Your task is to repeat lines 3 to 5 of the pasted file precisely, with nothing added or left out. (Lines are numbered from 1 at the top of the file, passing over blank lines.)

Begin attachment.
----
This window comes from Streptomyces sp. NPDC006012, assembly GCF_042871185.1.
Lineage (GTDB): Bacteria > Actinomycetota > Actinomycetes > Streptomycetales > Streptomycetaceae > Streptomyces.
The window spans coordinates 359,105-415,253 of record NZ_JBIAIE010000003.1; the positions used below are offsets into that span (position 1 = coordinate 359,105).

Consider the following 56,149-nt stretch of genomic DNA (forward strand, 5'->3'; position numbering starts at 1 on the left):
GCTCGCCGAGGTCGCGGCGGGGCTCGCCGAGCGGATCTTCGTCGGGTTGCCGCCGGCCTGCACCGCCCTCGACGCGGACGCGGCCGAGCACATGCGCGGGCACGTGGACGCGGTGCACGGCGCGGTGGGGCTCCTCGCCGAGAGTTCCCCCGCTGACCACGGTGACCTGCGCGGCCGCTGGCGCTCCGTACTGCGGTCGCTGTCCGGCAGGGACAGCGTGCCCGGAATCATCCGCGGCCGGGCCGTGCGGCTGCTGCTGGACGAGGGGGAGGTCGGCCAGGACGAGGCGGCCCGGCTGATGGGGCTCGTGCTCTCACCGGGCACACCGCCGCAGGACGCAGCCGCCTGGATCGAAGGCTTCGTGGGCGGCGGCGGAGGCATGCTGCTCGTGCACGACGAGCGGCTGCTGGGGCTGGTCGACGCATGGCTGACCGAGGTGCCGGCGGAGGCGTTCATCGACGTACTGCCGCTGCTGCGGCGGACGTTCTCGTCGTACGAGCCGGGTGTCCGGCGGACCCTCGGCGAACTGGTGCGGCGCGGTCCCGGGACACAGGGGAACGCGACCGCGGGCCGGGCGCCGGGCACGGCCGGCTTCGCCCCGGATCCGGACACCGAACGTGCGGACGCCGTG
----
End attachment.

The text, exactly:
The window spans coordinates 359,105-415,253 of record NZ_JBIAIE010000003.1; the positions used below are offsets into that span (position 1 = coordinate 359,105).

Consider the following 56,149-nt stretch of genomic DNA (forward strand, 5'->3'; position numbering starts at 1 on the left):
GCTCGCCGAGGTCGCGGCGGGGCTCGCCGAGCGGATCTTCGTCGGGTTGCCGCCGGCCTGCACCGCCCTCGACGCGGACGCGGCCGAGCACATGCGCGGGCACGTGGACGCGGTGCACGGCGCGGTGGGGCTCCTCGCCGAGAGTTCCCCCGCTGACCACGGTGACCTGCGCGGCCGCTGGCGCTCCGTACTGCGGTCGCTGTCCGGCAGGGACAGCGTGCCCGGAATCATCCGCGGCCGGGCCGTGCGGCTGCTGCTGGACGAGGGGGAGGTCGGCCAGGACGAGGCGGCCCGGCTGATGGGGCTCGTGCTCTCACCGGGCACACCGCCGCAGGACGCAGCCGCCTGGATCGAAGGCTTCGTGGGCGGCGGCGGAGGCATGCTGCTCGTGCACGACGAGCGGCTGCTGGGGCTGGTCGACGCATGGCTGACCGAGGTGCCGGCGGAGGCGTTCATCGACGTACTGCCGCTGCTGCGGCGGACGTTCTCGTCGTACGAGCCGGGTGTCCGGCGGACCCTCGGCGAACTGGTGCGGCGCGGTCCCGGGACACAGGGGAACGCGACCGCGGGCCGGGCGCCGGGCACGGCCGGCTTCGCCCCGGATCCGGACACCGAACGTGCGGACGCCGTG